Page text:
Three share Nobel Chemistry Prize

The Local
The Local - [email protected] • 5 Oct, 2005 Updated Wed 5 Oct 2005 12:37 CEST

The 2005 Nobel Prize in Chemistry has been awarded to a French scientist and two Americans for their pioneering work in the synthetic creation of molecules.


Yves Chauvin, 74, from the Institut Français du Pétrole in Rueil-Malmaison, Robert Grubbs, 63, from California's Caltech and Richard Schrock, 60, at MIT in Massachusetts will share the 10 million kronor prize equally.

The Royal Swedish Academy of Sciences pinpointed the scientists' achievement in the "development of the metathesis method in organic synthesis".

Metathesis reactions cause atom groups to change places, and, as the Academy put it, "can be compared to a dance in which the couples change partners". The process allows new molecules to be built for use in pharmaceuticals and advanced plastics materials.

Yves Chauvin explained in 1971 how metatheses reactions function and what types of metal compound act as catalysts in the reactions.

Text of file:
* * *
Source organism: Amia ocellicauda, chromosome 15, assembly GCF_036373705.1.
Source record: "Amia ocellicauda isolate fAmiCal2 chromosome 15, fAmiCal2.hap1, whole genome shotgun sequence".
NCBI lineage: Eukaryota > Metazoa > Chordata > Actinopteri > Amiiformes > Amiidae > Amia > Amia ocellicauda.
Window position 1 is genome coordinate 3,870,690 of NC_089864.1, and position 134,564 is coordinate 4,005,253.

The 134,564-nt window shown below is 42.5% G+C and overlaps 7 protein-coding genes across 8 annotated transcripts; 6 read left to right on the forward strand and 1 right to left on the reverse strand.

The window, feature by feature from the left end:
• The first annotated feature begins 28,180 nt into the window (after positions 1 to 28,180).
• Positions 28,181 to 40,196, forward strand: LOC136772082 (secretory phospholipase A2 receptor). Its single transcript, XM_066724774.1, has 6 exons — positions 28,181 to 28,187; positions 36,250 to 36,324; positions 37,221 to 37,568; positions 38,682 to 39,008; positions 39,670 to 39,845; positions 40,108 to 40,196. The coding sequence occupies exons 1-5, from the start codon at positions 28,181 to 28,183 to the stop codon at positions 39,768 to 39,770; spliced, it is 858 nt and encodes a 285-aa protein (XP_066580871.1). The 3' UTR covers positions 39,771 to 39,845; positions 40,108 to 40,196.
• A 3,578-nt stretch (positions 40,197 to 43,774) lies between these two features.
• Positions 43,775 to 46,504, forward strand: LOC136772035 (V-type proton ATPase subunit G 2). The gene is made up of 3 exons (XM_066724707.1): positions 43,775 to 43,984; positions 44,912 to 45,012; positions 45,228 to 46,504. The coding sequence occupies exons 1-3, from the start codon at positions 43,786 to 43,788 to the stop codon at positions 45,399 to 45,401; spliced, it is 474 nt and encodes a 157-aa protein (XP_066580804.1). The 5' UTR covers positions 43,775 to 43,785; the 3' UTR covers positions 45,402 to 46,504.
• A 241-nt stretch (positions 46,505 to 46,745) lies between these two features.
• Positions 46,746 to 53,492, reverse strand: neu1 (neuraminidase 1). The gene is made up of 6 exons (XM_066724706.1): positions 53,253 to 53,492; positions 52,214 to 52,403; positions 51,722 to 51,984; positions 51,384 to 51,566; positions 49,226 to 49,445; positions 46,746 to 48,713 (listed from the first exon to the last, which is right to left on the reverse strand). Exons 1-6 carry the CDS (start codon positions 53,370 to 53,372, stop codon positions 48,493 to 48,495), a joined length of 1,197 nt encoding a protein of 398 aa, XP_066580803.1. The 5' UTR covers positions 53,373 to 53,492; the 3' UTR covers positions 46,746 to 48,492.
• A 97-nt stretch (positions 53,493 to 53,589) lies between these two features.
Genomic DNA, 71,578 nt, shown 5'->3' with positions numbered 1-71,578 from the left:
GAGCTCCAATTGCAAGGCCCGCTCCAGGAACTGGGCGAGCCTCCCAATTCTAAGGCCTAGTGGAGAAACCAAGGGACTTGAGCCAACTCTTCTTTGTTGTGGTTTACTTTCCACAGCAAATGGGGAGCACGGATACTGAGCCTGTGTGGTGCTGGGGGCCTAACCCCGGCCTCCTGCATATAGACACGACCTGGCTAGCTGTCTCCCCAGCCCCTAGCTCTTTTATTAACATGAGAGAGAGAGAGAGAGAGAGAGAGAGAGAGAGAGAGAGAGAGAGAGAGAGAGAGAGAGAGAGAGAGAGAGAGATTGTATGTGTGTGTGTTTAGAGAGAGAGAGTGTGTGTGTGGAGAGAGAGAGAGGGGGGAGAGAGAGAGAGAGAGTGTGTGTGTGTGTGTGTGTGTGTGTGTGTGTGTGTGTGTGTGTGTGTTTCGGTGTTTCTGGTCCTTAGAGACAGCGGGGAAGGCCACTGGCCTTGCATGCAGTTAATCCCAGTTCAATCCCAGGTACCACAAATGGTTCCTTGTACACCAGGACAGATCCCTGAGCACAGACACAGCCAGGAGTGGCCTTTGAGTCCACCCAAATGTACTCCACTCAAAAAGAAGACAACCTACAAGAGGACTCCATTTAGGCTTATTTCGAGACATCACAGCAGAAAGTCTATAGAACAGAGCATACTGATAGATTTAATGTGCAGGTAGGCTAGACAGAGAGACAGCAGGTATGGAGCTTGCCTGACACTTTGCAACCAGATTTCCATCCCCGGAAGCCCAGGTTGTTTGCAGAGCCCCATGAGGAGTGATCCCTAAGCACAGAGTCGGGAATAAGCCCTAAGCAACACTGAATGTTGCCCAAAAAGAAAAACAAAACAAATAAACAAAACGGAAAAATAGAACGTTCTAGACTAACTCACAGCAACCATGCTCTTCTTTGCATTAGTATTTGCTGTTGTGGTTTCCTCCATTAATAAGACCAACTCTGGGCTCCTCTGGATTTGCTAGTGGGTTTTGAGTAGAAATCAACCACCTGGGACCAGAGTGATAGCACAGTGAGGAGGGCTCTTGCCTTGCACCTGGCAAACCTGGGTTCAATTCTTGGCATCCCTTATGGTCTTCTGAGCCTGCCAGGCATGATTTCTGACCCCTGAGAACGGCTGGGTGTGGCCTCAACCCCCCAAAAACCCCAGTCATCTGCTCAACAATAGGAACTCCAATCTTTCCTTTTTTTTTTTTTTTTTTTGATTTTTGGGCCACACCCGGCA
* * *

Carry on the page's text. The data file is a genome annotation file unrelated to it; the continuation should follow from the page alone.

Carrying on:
Nineteen years later, Richard Schrock was the first to produce an efficient metal-compound catalyst for methasesis. And in 1992 Robert Grubbs developed an even better catalyst, stable in air, which has found many applications.

The Nobel Committee said that the Laureates' contributions to the field have allowed synthesis methods to be developed which are more efficient, simpler to use and more environmentally friendly.

"This represents a great step forward for "green chemistry", reducing potentially hazardous waste through smarter production," said the Committee.

"Metathesis is an example of how important basic science has been applied for the benefit of man, society and the environment."


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